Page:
Once my mood started to stabilize, and I started to fill my days with school, work and friends, I did not really want to go to therapy anymore. I wanted to be on my own for a while, though that was hard for me to admit, because being on my own was both exciting and scary at the same time. Also, I still don’t think I was ready to voluntarily “give up” the eating disorder; I had been forced as a seventeen-year-old, but I was now almost 19, and I felt I had found a happy medium between not being miserable due to anorexia, but not exactly being “fully” recovered either. Yes, I was much happier and healthier, but I was still not eating out, not enjoying food, as well as not enjoying my body, which shows that I wasn’t truly recovered, either. I had a long way to go, even though I had come a very long way, and for the time being I wanted to just stay still. Recovery became less of a priority for me as school, work and friends, became much more present in my life. Ironically, this would be what ultimately led to my actual, true recovery.
Basically, I started having fun again. I started building memories again. Little by little, “recovery” had changed from being something other people wanted me to do, to something I was going for myself—though at the time, I did not realize that choosing to put it on the back-burner to simply enjoy my everyday life was actually part of my recovery. I was starting to enjoy little moments with friends and family, and these were small, tiny steps that eventually led me to see how much happier I was not always obsessing about my weight and food—how much happier I could be without an active, full blown eating disorder. I soon came to realize that starving myself had not only suppressed, or numbed, the bad feelings, but it had also had numbed the good ones, too. I was beginning to crave these feelings of pleasantness that I had denied myself for so long, that had I forgotten even existed, in the process of starving. My nineteenth birthday was one of true celebration, of rejoice, and of rebirth. I decided that I wanted cake—no one expected me to have one, no one even brought up the possibility of having one for my birthday. For the first birthday in two years, I wanted to do something for myself that surrounded food. My inner monsters—the feelings of depression that I feared as if they were the end of the world, since that’s what they felt like—came to visit me that winter/early spring, though not for nearly as long or often as they had the year before. I could breathe again knowing that my Effexor had indeed made a huge difference, even at my most vulnerable time of year; having my friends in my life again—as well as eating a considerable amount more—certainly helped, too. To this day, I still fear my depression will visit me sometimes, but when it does, I am quick to jump into the arms of the people surrounding me. I know, this time, that it will pass—the mind is not meant to feel depressed forever, and these feelings do pass.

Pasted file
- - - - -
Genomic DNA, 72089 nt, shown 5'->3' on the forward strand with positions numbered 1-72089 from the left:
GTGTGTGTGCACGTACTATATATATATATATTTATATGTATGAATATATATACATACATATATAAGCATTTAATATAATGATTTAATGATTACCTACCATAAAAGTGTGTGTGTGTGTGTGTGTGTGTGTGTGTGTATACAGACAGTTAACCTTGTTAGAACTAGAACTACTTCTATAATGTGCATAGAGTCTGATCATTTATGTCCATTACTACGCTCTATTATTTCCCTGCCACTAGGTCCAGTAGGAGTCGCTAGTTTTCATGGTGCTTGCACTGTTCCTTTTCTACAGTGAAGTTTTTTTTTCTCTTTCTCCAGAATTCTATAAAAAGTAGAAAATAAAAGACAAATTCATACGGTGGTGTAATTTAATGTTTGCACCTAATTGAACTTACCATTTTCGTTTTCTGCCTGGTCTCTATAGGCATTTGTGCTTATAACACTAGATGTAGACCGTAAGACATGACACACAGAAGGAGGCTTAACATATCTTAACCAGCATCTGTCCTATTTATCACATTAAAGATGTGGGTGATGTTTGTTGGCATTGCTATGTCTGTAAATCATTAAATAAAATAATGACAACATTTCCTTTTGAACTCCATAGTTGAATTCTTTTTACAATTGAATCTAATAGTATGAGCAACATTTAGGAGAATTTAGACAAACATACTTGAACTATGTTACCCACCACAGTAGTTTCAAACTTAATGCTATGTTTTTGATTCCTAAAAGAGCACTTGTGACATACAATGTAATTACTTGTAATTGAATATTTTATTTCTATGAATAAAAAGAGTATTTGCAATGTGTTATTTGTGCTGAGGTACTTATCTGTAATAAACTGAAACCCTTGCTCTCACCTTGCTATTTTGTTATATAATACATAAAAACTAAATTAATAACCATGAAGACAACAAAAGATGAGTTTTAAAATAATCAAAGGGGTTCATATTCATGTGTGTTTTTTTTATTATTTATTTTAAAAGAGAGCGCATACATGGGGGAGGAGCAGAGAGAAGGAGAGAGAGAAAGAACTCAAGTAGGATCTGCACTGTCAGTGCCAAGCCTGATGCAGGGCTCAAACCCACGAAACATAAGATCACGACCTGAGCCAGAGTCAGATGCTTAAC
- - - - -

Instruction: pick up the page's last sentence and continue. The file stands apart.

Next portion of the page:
I realized that it felt so good having a glass of red wine with my dinner, having a piece of freshly-baked, warm bread, and allowing myself to actually enjoy a meal, rather than fear it. It soon became easier, and as time passed, I no longer felt the need to restrict myself the day of, or after, a meal. On top of that, real life involved impromptu dinners that are not always planned—sometimes I would not have the opportunity to restrict myself that day. I tried to say yes to as many family dinners as I possibly could, because I did not want my relationship to suffer from an eating disorder and my previous one had. This was probably a major turning point in my recover; I was now in what I considered an “active” recovery rather than a “passive” recovery. I had finally chosen something over my eating disorder, though, at the time, I did not realize it. I was definitely much better, though not perfect, and it showed; I was smiling a lot, I was laughing a lot, and I was finally seeing that food could be enjoyed. I started going out to restaurants again—and more importantly, ordering what I really wanted—and I stopped restricting myself at all, because it simply felt so good to eat what I wanted, not what I thought I should eat. I would often come home from a dinner or family event and joke to my parents, “Who knew?”